Because of the risks associated with sudden detox, it's critical to have the right medical supervision when going through it. Inpatient alcohol and drug treatment centers are equipped to handle detox and withdrawal, and keep patients safe and comfortable as they get clean and sober.
After detox, patients begin the second phase of treatment, which involves therapy and other substance abuse treatment. Drug and alcohol addiction therapy traditionally involves both individual and peer-based support (group therapy). Many rehab programs also incorporate skill-building classes, including life skills and relapse prevention education.
Some programs also offer more holistic healing modalities, such as somatic therapy (body-based therapy, as distinct from psychotherapy), animal therapy, energy work, nutrition therapy, and mindfulness work. The goal of such rehab programs is not just to overcome addiction, but to treat the human being as a whole, and get to overall health and vitality.
Other more specific inpatient drug and alcohol rehab programs include:
- Teen-based rehab programs. Because much of rehab involves peer sharing, it can be helpful for teens to relate with one another. Friendships formed in such alcohol and drug treatment centers are often lasting and helpful in recovery, since many teens share similar struggles.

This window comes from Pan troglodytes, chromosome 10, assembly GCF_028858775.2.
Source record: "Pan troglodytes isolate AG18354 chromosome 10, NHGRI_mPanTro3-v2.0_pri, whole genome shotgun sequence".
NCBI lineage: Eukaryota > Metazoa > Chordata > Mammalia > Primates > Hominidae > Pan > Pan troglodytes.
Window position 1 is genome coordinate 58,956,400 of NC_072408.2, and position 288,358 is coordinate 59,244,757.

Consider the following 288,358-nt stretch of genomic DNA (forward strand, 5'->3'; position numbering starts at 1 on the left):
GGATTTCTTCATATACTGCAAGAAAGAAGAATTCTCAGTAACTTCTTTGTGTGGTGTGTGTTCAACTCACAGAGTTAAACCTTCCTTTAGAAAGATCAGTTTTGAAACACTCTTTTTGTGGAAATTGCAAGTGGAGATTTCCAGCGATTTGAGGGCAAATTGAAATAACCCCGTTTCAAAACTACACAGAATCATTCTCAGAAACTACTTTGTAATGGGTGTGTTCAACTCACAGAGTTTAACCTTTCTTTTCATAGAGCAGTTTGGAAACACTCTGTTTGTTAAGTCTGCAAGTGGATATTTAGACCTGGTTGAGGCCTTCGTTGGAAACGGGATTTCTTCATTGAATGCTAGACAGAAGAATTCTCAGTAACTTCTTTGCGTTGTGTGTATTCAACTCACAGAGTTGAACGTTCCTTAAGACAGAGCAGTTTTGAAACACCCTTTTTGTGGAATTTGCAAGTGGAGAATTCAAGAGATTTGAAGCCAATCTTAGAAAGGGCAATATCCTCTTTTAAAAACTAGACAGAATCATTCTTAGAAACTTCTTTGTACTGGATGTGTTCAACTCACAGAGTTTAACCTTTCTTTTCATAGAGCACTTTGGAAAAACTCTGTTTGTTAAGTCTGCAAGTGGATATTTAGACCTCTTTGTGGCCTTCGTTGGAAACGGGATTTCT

- Women-only or men-only rehab programs. These programs are useful for those who want to recover from addiction in a same-sex environment and be supported by a staff sensitive to the needs of that particular gender.
- Religious or faith-based rehab programs. For those who already associate strongly (and positively) with a religious background, it can be helpful to go to a rehab center based on that faith.
Quality inpatient rehab programs will tailor treatment to individual patients, adjusting therapeutic modalities and other factors to the needs of that particular phrase of recovery.
Similar to inpatient rehab, outpatient substance abuse treatment programs vary in scope and format.
The first step in outpatient rehab is meeting with an intake professional, who discusses your background, goals, and situation with you. This includes covering what substance(s) you've been addicted to, how long the abuse has gone on for, and what your home and work situation is.
Outpatient rehabilitation employs many of the same treatment practices as inpatient drug and alcohol rehab programs, such as individual therapy, group support groups and life skills workshops. Most participants in an outpatient rehab program will be required to take weekly drug tests, to ensure they aren't relapsing when they are away from the facility.
Outpatient alcohol and drug treatment programs can be as short as a few weeks of treatment at 1-2 hours a day, or as intensive as 8-hour days for weeks on end. Again, it depends on individual circumstances. Some programs also require attendance at support groups like Alcoholics Anonymous (AA) or Narcotics Anonymous (NA).